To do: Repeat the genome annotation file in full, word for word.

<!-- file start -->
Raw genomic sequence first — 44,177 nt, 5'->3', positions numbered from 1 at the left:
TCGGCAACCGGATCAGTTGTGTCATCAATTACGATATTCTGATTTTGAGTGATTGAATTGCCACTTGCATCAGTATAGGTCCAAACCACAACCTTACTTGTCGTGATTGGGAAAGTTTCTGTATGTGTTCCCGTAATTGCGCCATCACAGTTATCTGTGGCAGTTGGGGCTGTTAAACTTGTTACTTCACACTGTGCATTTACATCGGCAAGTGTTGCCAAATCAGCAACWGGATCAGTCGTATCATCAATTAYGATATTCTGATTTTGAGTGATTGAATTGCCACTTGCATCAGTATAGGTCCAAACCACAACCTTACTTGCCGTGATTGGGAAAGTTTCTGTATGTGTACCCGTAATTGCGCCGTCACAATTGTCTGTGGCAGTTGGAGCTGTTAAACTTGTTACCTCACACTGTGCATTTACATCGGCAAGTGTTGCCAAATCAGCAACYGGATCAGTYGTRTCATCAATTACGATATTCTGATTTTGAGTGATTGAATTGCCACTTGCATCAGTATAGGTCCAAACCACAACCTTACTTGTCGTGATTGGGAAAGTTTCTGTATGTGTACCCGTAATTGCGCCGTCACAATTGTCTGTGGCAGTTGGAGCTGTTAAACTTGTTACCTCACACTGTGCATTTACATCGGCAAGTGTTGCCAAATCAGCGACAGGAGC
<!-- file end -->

Raw genomic sequence first — 44,177 nt, 5'->3', positions numbered from 1 at the left:
TCGGCAACCGGATCAGTTGTGTCATCAATTACGATATTCTGATTTTGAGTGATTGAATTGCCACTTGCATCAGTATAGGTCCAAACCACAACCTTACTTGTCGTGATTGGGAAAGTTTCTGTATGTGTTCCCGTAATTGCGCCATCACAGTTATCTGTGGCAGTTGGGGCTGTTAAACTTGTTACTTCACACTGTGCATTTACATCGGCAAGTGTTGCCAAATCAGCAACWGGATCAGTCGTATCATCAATTAYGATATTCTGATTTTGAGTGATTGAATTGCCACTTGCATCAGTATAGGTCCAAACCACAACCTTACTTGCCGTGATTGGGAAAGTTTCTGTATGTGTACCCGTAATTGCGCCGTCACAATTGTCTGTGGCAGTTGGAGCTGTTAAACTTGTTACCTCACACTGTGCATTTACATCGGCAAGTGTTGCCAAATCAGCAACYGGATCAGTYGTRTCATCAATTACGATATTCTGATTTTGAGTGATTGAATTGCCACTTGCATCAGTATAGGTCCAAACCACAACCTTACTTGTCGTGATTGGGAAAGTTTCTGTATGTGTACCCGTAATTGCGCCGTCACAATTGTCTGTGGCAGTTGGAGCTGTTAAACTTGTTACCTCACACTGTGCATTTACATCGGCAAGTGTTGCCAAATCAGCGACAGGAGC